Zane Grey's Adventures in Fishing; Inscribed by His Widow to Their Oldest Son
Zane Grey’s Adventures in Fishing.
Item Number: 82179
New York: Harper & Brothers, 1952.
First edition, early printing of this posthumous collection of writings regarding fishing. Octavo, original cloth, illustrations from photographs. Inscribed on the front free endpaper by Zane Grey’s widow to their oldest son Romer Zane Grey,”To Romer Zane Grey, Who has shares so many of his father’s fishing adventures. On this thirteenth anniversary of his passing, he is still so much with us, that it seems as if he had just ‘gone fishin’. Love Mother.” Near fine in a very good dust jacket. Edited with notes by Ed Zern. A unique example.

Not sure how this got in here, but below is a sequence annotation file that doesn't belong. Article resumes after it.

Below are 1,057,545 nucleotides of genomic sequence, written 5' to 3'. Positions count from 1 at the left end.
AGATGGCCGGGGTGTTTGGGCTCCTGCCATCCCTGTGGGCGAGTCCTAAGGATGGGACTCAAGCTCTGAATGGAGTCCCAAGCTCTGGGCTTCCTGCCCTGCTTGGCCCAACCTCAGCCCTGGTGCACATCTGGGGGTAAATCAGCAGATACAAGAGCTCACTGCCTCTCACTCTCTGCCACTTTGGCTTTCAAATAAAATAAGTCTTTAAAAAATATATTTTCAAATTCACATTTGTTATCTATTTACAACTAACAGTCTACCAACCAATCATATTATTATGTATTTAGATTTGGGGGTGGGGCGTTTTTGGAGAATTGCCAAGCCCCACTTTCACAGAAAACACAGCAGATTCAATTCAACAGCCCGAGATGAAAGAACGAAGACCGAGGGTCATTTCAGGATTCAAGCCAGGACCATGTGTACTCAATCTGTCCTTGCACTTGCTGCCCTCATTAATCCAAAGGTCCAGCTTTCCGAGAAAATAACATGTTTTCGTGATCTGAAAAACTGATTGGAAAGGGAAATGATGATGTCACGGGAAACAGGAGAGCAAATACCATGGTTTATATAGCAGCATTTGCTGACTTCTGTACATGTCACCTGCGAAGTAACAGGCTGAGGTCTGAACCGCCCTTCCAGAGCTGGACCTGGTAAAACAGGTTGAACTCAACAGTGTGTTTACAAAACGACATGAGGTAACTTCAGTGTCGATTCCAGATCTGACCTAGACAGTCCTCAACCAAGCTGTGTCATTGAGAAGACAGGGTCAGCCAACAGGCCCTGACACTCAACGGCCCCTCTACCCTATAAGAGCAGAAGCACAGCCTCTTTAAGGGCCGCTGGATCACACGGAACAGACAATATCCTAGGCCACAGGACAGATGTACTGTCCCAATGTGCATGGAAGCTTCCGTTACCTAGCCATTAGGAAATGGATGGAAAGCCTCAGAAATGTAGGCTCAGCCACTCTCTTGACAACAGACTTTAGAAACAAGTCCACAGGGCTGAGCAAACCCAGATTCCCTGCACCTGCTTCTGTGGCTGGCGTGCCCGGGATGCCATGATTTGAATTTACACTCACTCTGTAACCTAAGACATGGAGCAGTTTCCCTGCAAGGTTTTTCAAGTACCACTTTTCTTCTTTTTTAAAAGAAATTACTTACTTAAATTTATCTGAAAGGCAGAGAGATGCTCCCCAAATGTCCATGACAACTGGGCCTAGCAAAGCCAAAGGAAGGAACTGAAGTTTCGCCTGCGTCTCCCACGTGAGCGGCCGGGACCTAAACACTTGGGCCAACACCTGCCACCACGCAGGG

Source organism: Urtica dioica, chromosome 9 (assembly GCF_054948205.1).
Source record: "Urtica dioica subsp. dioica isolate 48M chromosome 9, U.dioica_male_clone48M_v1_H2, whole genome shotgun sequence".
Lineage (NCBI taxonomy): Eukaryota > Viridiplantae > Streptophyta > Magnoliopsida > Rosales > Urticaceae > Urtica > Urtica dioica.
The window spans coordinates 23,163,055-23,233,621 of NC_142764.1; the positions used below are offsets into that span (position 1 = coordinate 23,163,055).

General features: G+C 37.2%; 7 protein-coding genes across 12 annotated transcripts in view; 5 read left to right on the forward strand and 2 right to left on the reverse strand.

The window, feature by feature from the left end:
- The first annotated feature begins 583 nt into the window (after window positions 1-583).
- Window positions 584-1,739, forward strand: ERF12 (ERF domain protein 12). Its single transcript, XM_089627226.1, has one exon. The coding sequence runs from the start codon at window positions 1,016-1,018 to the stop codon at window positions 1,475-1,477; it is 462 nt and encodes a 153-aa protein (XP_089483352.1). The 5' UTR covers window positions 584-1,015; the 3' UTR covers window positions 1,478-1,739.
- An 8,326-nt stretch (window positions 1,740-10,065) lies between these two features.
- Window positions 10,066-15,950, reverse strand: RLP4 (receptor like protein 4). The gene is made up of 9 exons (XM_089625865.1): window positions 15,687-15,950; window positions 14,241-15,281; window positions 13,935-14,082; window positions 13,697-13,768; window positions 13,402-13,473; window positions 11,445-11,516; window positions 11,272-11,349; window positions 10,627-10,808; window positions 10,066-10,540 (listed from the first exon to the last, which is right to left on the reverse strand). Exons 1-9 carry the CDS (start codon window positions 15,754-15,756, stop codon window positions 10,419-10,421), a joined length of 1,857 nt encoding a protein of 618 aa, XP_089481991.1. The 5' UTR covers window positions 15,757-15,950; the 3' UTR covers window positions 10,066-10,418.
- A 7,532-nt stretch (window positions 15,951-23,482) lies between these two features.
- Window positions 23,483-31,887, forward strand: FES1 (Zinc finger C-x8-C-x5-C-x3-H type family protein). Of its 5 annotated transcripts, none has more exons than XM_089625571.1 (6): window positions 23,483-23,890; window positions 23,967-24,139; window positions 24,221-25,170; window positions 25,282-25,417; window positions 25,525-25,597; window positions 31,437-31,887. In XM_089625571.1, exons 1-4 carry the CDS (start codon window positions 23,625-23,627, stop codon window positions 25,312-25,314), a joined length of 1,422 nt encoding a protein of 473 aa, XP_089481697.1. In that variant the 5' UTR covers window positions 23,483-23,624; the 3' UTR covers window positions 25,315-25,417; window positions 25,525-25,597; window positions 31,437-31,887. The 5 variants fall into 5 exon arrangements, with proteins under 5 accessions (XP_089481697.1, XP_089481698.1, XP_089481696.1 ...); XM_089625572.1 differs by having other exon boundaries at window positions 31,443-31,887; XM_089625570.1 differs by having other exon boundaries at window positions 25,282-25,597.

Best known for his Western novels, Zane Grey was a pioneering angler, a great innovator, and one-time holder of more than a dozen saltwater world records. Just as significant as his fishing accomplishments is the fact that Grey was a superb storyteller who inspired countless anglers the world over with his tales of travels and encounters with fish. As a boy in Zanesville, Ohio, Grey fished for bullhead and bass in the Muskingum River. His first fishing mentor was locally known as "Old Muddy Miser," a man who fired Grey's imagination with tales of trout and salmon and great saltwater fish, which he said no one seemed to go after. Grey would eventually go after them, but not until he'd married, tried dentistry and disliked it, and begun writing after hours. After struggling for some years as a writer, the lean years ended with the 1910 publication of Riders of the Purple Sage, a phenomenal seller that brought Grey fortune and freedom to do what he wanted. Grey fished across the United States and around the world, both salt and freshwater. He was the first man to catch a 1,000 pound fish on rod and reel. He pioneered methods for catching the elusive broadbill swordfish and successfully championed the use of light tackle for sailfish. He was the first to use the "mother boat" concept for keeping his smaller fishing boat supplied without having to return to land. Grey caught snook before other outdoor writers discovered them, he was one of the earliest bonefishermen, one of the first to recognize the great fighting abilities of permit, and was among the first to start taking sailfish in the fertile blue Gulf Stream. With his 190 foot schooner The Fisherman, Grey was among the first to explore sport fishing in Mexico, Central and South America, New Zealand, Australia, and the South Pacific. In 1952, Ed Zern wrote of Grey, "No other man … has devoted so much of his fortune, or so large a share of his time and energy, to the catching of fish for the sport of it."